and with the magnificent CPs found later that day.
        On that first day of the new year we hiked for about an hour in a new
direction. All of a sudden we finally found Heliamphora! They just
popped up in a habitat that seemed no different from dozens of others
we\222d seen the previous 2 days. Under the semi-shade of short Bonnetia
sp. trees and among bushes and grasses, there were some large green
clumps in boggy/peaty black soil. Yet it wasn\222t H.tatei var.neblinae,
but a smaller species possibly closer to H.ionasii, according to the
German Heli specialists present. The short pitchers up to around 15cm
had wide mouths and coarse hairs in the throat. Only one old scape was
found, no flowers or seeds. But a bit further ahead along the trail
there was another small group of this Heli, this time with green seed
        We then spent some time exploring different bifurcations of the trail,
giving up on any attempts to make sense out of the Indian porter
accompanying us. We headed along a new route which seemed to become even
boggier than previous trails, if that was at all possible. At least once
one of us had to be pulled out of the mud! At one spot we stopped to
rest and let the others catch up. As our eyes wandered around in
constant search of CPs, but suddenly fixed on a specific spot. \223What is
that mound?\224 \223I see a Heli on it!\224 \223I see many Helis on it!\224 It was hard
to believe what our eyes were making out and we had to walk up to it
before we realized that the whole mound was one mother of a huge
Heliamphora clump! It was the same unidentified species -- which we\222re
calling H.sp.\224Neblina\224 -- and there were pitchers EVERYWHERE (as well as
a few scapes with green seed pods) forming a massive mound up to around
1.75m high and over twice as wide at the base!!! It was simply
        Like small trees are often found sticking out through termite mounds
constructed around them, a Bonnetia pierced the Heliamphora hill, which
was also dotted here and there with D.roraimae and other small herbs
growing on the dead organic matter accumulated between and beneath the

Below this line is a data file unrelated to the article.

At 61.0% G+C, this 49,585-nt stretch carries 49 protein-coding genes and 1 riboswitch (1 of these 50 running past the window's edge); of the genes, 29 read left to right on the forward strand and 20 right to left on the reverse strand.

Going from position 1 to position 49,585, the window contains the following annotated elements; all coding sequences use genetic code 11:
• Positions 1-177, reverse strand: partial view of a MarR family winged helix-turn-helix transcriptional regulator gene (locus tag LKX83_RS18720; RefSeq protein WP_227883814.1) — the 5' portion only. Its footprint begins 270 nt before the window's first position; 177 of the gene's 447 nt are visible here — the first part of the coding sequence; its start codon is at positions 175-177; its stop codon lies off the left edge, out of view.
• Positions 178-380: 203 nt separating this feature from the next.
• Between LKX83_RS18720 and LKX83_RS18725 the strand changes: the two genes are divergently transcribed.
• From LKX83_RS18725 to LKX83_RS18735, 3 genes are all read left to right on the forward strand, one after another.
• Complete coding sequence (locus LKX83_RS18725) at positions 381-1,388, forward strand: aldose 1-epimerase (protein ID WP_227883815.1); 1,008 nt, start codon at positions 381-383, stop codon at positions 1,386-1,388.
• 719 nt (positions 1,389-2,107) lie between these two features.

Heli leaves. There were even some large Brocchinia tatei at the base of
the \223Heli hill\224containing U.humboldtii. It was anyone\222s dream CP
\223garden\224! How had this previously unrecorded phenomenon come into
existence? Could it have originated from a single plant which went
wildly crestate in its past?
        Eventually we were able to drag ourselves away from this heavenly
vision. Not much further on, H.sp.\224Neblina\224 was suddenly all over the
boggy ground, forming dense mats. And then, as we entered a habitat
which I won\222t describe for security reasons, there was H.tatei
var.neblinae!!!! We\222d found it at last! An area of approximately 200 X
50m was covered in H.tatei clumps in flower. What fascinated us all,
more than the size and beauty of H.tatei var.neblinae, was the
incredible variability. Each clump seemed to be a completely different
        There were all sorts of variations from long thin pitchers to short fat
pitchers, all green (to spotted) to all red, small lids to big lids,
long tongue-like lids to rounded lids, stems invisible underground to
visible above ground (either lying over the soil or leaning on
surrounding vegetation for support -- reaching 1.5m in height!), throat
hairs absent to thin and numerous to coarse and scarce, green tepals or
red tepals, and so on. It was just mind-boggling! I had to keep
reminding myself that some of the large clones with large lids were
*NOT* Sarracenia! To me it all of a sudden seemed like any attempts to
understand Heliamphora taxonomy was a useless task. There was obviously
some hybridization going on there between H.tatei and H.sp.\224Neblina\224,
but it seemed impossible to determine what was \223pure\224 H.tatei -- if any
even existed there at all -- and how much influence of each species was
in each of the many different clones observed. Taxonomic hell!!
        At the end of the day we all agreed that it was the best start
of a new year we\222d ever had. By the time I was able to drag our German
friends -- and their tripods -- away from this site, it was already very
late in the afternoon. We only arrived back at camp after dark,
exausted, but fulfilled.... except for one detail: WHERE THE HELL WAS
D.MERISTOCAULIS?!?!?!?! From the habitat descriptions I had, it was
supposed to be common in areas such as where we found H.tatei. I
searched all over, while everyone else photographed H.tatei, but found
nothing. I couldn\222t believe it! Where were they??? Could it be my
partial color blindness which makes it difficult for me to spot those
Drosera? No, D.meristocaulis was too big a species to be easily missed.
And with its long compact stem it surely isn\222t an annual. So we were
either in the wrong place or D.meristocaulis had simply gone extinct
there. DAMMIT!!!


Fernando Rivadavia
Sao Paulo, Brazil